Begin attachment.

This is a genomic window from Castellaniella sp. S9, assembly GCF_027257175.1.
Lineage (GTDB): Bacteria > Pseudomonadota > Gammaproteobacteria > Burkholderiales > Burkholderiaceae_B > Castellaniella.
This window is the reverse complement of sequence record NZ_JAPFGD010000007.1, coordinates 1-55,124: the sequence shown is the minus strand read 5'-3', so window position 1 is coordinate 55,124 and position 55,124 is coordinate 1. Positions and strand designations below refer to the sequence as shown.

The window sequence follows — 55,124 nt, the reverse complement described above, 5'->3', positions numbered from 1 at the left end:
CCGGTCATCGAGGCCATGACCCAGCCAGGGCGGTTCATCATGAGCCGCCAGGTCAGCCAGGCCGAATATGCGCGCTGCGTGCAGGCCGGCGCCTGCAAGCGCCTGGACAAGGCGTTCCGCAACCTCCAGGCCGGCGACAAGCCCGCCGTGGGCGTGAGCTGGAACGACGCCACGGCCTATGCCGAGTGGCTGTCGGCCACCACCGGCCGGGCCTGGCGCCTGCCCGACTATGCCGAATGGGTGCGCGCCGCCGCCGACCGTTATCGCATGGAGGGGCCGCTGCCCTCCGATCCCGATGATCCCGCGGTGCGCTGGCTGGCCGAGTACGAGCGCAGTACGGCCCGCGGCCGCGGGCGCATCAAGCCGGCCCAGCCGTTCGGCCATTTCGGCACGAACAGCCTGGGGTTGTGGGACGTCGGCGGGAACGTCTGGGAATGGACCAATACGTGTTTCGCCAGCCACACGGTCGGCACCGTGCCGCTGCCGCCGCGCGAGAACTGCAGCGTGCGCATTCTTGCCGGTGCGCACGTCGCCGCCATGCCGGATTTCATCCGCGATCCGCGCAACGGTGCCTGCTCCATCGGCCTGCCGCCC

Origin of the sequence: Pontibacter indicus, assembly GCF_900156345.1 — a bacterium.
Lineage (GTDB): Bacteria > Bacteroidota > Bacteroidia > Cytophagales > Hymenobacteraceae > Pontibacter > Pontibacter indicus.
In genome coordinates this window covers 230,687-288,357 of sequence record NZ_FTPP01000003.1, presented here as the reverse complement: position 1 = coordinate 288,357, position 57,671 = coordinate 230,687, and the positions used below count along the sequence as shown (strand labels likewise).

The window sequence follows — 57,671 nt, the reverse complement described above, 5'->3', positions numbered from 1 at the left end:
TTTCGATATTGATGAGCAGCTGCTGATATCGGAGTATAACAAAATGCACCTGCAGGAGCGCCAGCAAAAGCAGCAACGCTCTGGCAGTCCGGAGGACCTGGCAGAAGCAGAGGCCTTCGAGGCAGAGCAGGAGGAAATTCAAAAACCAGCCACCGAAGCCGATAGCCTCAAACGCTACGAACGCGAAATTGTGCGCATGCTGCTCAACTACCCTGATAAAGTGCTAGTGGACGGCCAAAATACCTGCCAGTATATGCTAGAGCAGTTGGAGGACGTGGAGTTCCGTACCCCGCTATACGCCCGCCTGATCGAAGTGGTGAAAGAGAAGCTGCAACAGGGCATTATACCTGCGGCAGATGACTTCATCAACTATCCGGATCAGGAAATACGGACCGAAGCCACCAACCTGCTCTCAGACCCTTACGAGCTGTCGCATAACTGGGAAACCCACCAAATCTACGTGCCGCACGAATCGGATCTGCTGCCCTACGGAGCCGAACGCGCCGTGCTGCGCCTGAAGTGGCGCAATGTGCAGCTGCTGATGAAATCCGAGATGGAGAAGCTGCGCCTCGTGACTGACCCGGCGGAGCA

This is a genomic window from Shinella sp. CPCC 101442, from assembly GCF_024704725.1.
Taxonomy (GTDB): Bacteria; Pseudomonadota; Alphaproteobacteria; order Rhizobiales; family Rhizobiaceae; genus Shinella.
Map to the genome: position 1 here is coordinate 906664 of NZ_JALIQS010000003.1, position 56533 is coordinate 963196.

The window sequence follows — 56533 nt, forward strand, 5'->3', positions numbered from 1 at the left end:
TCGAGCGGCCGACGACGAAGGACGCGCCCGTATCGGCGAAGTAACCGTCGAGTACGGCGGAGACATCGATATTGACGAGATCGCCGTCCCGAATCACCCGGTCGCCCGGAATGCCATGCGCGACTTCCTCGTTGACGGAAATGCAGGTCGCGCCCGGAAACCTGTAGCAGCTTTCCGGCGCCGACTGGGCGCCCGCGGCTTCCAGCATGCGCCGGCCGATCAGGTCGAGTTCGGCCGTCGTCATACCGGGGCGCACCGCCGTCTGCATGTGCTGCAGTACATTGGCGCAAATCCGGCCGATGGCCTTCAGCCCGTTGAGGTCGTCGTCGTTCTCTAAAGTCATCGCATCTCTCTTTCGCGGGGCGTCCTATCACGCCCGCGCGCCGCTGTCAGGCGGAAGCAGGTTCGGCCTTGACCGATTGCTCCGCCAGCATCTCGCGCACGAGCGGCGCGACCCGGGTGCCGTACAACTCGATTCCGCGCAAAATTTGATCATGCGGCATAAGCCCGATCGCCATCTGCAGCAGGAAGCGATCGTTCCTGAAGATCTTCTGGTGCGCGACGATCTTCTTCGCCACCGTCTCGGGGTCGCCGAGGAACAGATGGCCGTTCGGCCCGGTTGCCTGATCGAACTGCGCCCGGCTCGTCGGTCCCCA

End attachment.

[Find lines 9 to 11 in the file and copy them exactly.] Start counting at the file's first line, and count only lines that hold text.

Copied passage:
The window sequence follows — 57,671 nt, the reverse complement described above, 5'->3', positions numbered from 1 at the left end:
TTTCGATATTGATGAGCAGCTGCTGATATCGGAGTATAACAAAATGCACCTGCAGGAGCGCCAGCAAAAGCAGCAACGCTCTGGCAGTCCGGAGGACCTGGCAGAAGCAGAGGCCTTCGAGGCAGAGCAGGAGGAAATTCAAAAACCAGCCACCGAAGCCGATAGCCTCAAACGCTACGAACGCGAAATTGTGCGCATGCTGCTCAACTACCCTGATAAAGTGCTAGTGGACGGCCAAAATACCTGCCAGTATATGCTAGAGCAGTTGGAGGACGTGGAGTTCCGTACCCCGCTATACGCCCGCCTGATCGAAGTGGTGAAAGAGAAGCTGCAACAGGGCATTATACCTGCGGCAGATGACTTCATCAACTATCCGGATCAGGAAATACGGACCGAAGCCACCAACCTGCTCTCAGACCCTTACGAGCTGTCGCATAACTGGGAAACCCACCAAATCTACGTGCCGCACGAATCGGATCTGCTGCCCTACGGAGCCGAACGCGCCGTGCTGCGCCTGAAGTGGCGCAATGTGCAGCTGCTGATGAAATCCGAGATGGAGAAGCTGCGCCTCGTGACTGACCCGGCGGAGCA

This is a genomic window from Shinella sp. CPCC 101442, from assembly GCF_024704725.1.